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Accueil 9 Testimonials 9 Glen Braem’s Equimetre experience ( Page )

During a video conference interview, Arioneo’s team had the opportunity to speak with Glen Braem and discuss his use of Equimetre.

 Why use Equimetre? What prompted you to invest in the Equimetre solution? What are the main advantages of collecting data and using Equimetre? Découvrez toutes les réponses dans cette interview ! 

Could you introduce yourself?

My name is Glen Braem, and I am a horse racing trainer based in Senonnes, in France, where I oversee a team of 9 horses. I’ve been in this location for about a year and a half now.

Why use Equimetre? What prompted you to invest in the Equimetre solution?

I love data! It adds an extra dimension to our understanding. While we rely on visual observations and our riding experience, data truly enhances our approach. With information such as heart rate, stride length, and speed, we can analyze the training process accurately and enrich our training methods.

We’re now in 2024, and in this ever-evolving field, it’s crucial to keep up with technological advancements. I believe it’s important to combine traditional methods with data usage to achieve optimal results.

What are the main advantages of collecting data and using Equimetre?

In my experience, I consider heart rate to be the most crucial element. Initially, I didn’t pay enough attention to this data, but once I understood the basics and had reference points, it became easy to identify horses with a good heart rate.

For example, I had a mare with a relatively high heart rate. I consulted my brother, a veterinarian in England, who explained that it wasn’t “serious” as long as the work and recovery were well managed. Each horse has his own maximum heart rate, so it’s normal for some horses to have a higher heart rate during effort without it being a cause for concern.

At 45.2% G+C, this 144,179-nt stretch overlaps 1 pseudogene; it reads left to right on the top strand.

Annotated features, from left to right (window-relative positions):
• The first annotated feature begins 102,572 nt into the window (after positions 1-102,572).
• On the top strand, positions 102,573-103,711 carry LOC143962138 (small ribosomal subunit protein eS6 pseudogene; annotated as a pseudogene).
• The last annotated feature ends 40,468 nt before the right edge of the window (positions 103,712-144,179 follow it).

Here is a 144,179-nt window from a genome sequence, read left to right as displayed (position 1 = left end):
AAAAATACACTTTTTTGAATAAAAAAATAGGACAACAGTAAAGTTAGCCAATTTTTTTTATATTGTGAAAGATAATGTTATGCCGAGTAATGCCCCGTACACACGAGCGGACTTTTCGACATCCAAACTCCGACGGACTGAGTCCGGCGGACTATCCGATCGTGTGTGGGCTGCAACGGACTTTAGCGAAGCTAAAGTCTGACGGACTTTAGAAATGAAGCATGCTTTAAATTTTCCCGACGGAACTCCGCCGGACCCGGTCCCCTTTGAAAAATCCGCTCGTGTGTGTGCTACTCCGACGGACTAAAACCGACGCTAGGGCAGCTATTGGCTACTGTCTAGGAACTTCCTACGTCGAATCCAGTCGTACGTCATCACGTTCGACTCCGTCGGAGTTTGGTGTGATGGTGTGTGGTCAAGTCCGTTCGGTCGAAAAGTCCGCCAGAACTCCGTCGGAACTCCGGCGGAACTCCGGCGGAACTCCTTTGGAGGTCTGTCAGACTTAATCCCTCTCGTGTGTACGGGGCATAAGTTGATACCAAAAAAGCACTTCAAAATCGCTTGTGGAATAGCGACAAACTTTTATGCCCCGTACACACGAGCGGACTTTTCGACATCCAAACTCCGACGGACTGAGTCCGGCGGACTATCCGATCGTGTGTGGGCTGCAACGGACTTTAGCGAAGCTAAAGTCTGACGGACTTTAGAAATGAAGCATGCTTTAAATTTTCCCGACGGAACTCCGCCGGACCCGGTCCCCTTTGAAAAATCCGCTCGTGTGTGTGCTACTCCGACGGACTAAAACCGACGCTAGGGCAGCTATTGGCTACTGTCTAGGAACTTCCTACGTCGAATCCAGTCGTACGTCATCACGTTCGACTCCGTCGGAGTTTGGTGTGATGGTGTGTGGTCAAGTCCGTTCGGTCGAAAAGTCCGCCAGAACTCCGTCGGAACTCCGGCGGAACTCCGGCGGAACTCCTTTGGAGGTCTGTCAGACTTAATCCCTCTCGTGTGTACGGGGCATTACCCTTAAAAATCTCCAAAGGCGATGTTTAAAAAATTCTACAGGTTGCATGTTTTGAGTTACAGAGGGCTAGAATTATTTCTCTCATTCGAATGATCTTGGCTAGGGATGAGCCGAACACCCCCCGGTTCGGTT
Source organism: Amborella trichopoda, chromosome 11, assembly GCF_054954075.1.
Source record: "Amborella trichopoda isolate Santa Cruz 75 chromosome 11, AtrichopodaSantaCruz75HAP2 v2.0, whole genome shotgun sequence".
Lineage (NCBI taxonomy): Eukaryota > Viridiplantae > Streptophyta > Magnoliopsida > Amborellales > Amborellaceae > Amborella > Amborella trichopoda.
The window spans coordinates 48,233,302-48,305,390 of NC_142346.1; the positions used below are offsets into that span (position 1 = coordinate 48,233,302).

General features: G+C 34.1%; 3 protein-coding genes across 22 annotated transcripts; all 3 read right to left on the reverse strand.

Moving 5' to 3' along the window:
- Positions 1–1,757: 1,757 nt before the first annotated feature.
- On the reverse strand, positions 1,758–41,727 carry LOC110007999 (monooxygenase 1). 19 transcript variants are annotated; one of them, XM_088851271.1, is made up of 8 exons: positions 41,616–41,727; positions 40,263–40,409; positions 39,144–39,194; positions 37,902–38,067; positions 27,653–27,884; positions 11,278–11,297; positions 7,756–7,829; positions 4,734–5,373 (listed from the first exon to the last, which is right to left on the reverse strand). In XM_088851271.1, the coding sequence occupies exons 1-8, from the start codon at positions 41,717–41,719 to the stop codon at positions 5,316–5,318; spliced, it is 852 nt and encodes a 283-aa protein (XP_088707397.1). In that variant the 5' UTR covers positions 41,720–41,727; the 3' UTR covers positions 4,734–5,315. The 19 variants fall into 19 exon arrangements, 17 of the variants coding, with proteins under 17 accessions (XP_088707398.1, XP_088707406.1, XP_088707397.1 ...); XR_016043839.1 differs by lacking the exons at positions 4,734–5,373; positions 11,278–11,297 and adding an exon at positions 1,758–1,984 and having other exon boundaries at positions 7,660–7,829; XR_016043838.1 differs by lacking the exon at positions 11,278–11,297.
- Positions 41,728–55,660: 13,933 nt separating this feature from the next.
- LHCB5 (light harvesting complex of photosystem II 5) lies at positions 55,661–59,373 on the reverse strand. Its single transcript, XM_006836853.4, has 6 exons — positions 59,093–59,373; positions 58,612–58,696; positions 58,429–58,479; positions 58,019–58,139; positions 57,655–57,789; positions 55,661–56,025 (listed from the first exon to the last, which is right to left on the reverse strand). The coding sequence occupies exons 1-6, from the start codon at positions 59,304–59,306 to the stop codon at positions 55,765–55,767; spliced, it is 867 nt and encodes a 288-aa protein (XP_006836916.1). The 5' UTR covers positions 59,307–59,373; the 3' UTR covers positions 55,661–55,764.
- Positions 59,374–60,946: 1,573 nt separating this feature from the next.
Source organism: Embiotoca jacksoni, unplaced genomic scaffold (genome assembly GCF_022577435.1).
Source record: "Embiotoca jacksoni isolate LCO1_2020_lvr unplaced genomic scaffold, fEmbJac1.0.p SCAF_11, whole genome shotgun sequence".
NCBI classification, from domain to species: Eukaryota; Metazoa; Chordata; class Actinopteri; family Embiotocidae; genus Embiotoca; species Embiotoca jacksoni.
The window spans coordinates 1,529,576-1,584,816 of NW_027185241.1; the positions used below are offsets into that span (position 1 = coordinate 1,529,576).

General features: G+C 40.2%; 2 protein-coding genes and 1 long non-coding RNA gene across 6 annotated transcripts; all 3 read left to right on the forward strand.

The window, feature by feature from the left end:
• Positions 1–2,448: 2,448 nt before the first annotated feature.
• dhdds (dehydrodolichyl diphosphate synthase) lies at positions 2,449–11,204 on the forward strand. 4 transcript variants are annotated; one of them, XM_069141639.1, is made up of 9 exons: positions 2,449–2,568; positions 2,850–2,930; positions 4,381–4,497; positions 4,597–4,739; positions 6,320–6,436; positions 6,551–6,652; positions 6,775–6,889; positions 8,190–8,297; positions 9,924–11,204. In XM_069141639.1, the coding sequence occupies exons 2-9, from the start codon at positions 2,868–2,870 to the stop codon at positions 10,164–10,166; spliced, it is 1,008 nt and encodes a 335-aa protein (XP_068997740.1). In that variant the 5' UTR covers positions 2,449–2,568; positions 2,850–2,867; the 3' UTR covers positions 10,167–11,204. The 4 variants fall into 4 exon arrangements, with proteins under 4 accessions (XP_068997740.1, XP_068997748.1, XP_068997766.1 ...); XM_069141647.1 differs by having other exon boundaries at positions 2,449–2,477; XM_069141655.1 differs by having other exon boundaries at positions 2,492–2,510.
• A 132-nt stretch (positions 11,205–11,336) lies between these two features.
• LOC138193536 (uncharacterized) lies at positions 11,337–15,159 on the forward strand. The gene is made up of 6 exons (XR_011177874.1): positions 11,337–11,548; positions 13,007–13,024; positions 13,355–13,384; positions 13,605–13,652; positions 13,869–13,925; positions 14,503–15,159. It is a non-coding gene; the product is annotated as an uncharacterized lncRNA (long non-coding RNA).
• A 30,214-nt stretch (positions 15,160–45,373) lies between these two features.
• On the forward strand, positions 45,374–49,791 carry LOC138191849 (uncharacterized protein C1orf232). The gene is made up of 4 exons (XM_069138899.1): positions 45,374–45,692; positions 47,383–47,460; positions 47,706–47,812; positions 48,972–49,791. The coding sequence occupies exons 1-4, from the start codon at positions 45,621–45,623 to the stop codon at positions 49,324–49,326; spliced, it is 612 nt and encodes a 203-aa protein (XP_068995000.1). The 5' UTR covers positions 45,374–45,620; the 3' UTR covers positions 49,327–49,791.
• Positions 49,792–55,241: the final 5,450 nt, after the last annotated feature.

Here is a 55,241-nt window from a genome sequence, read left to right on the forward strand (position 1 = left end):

Over supervised training sessions, I noticed that my mare’s heart rate began to decrease.

Additionally, I also appreciate examining stride, stride length, and speed. Being able to observe the maximum speed reached during gallops is a significant advantage.

How do you use locomotion data to determine the optimal race distances for horses?

For example, a horse focused on speed will have a shorter stride length compared to a horse geared towards longer distances. I’ve also experimented with different shoeing options on some horses, including glued and plastic horse shoes. 

Regardless of the horse type or race distance, we’ve observed an increase in stride length with these types of horse shoes, even though it may not be noticeable to the rider. 

However, thanks to the data, we can see the extra centimeters gained in terms of stride length.

What do owners think about the use of Equimetre, and what are your daily relationships with Equimetre and the owners?

Owner opinions regarding Equimetre usage vary. Traditional owners, less inclined to adopt new technologies, may not show much interest in the data provided by this tool. They prefer more direct and concrete explanations about their horse’s well-being.

On the other hand, some owners, often passionate about betting and keen on their horse’s performance, place great importance on analyzing Equimetre data. They closely examine timing details, strides, and recovery.

However, the common goal among all owners is to ensure their horse’s well-being.